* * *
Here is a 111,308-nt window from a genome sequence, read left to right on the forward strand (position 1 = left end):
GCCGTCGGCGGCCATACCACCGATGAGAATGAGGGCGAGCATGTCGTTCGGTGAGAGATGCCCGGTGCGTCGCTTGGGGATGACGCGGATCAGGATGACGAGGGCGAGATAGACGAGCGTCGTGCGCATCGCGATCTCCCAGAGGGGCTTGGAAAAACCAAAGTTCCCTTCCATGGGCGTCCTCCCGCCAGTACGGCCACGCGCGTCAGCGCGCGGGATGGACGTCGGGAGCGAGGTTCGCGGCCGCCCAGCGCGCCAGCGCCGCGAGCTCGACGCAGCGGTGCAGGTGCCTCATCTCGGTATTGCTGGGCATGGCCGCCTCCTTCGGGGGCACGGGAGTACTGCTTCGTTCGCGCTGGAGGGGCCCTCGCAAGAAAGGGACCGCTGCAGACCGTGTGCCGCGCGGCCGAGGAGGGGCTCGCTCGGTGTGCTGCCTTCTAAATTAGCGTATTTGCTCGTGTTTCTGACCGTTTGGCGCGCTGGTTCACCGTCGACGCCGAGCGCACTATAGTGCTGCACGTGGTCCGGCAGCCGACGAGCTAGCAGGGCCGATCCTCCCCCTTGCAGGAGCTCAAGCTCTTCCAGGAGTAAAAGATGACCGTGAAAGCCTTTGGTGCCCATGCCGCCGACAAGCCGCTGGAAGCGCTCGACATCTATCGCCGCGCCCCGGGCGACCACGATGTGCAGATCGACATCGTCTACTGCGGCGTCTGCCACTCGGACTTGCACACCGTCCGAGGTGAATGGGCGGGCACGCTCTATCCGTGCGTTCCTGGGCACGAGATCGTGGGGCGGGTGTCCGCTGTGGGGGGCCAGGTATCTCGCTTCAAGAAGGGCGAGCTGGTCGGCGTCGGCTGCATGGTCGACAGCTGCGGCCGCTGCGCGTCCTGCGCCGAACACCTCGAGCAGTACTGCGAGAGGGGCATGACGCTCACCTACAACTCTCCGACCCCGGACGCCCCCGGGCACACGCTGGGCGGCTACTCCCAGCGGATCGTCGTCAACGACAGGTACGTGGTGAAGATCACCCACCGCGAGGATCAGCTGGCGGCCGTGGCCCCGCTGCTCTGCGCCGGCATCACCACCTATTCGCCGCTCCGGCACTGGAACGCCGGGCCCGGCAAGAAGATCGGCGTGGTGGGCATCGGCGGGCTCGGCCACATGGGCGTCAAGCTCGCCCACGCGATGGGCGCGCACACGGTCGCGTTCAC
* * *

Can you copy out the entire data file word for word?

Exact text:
Here is a 111,308-nt window from a genome sequence, read left to right on the forward strand (position 1 = left end):
GCCGTCGGCGGCCATACCACCGATGAGAATGAGGGCGAGCATGTCGTTCGGTGAGAGATGCCCGGTGCGTCGCTTGGGGATGACGCGGATCAGGATGACGAGGGCGAGATAGACGAGCGTCGTGCGCATCGCGATCTCCCAGAGGGGCTTGGAAAAACCAAAGTTCCCTTCCATGGGCGTCCTCCCGCCAGTACGGCCACGCGCGTCAGCGCGCGGGATGGACGTCGGGAGCGAGGTTCGCGGCCGCCCAGCGCGCCAGCGCCGCGAGCTCGACGCAGCGGTGCAGGTGCCTCATCTCGGTATTGCTGGGCATGGCCGCCTCCTTCGGGGGCACGGGAGTACTGCTTCGTTCGCGCTGGAGGGGCCCTCGCAAGAAAGGGACCGCTGCAGACCGTGTGCCGCGCGGCCGAGGAGGGGCTCGCTCGGTGTGCTGCCTTCTAAATTAGCGTATTTGCTCGTGTTTCTGACCGTTTGGCGCGCTGGTTCACCGTCGACGCCGAGCGCACTATAGTGCTGCACGTGGTCCGGCAGCCGACGAGCTAGCAGGGCCGATCCTCCCCCTTGCAGGAGCTCAAGCTCTTCCAGGAGTAAAAGATGACCGTGAAAGCCTTTGGTGCCCATGCCGCCGACAAGCCGCTGGAAGCGCTCGACATCTATCGCCGCGCCCCGGGCGACCACGATGTGCAGATCGACATCGTCTACTGCGGCGTCTGCCACTCGGACTTGCACACCGTCCGAGGTGAATGGGCGGGCACGCTCTATCCGTGCGTTCCTGGGCACGAGATCGTGGGGCGGGTGTCCGCTGTGGGGGGCCAGGTATCTCGCTTCAAGAAGGGCGAGCTGGTCGGCGTCGGCTGCATGGTCGACAGCTGCGGCCGCTGCGCGTCCTGCGCCGAACACCTCGAGCAGTACTGCGAGAGGGGCATGACGCTCACCTACAACTCTCCGACCCCGGACGCCCCCGGGCACACGCTGGGCGGCTACTCCCAGCGGATCGTCGTCAACGACAGGTACGTGGTGAAGATCACCCACCGCGAGGATCAGCTGGCGGCCGTGGCCCCGCTGCTCTGCGCCGGCATCACCACCTATTCGCCGCTCCGGCACTGGAACGCCGGGCCCGGCAAGAAGATCGGCGTGGTGGGCATCGGCGGGCTCGGCCACATGGGCGTCAAGCTCGCCCACGCGATGGGCGCGCACACGGTCGCGTTCAC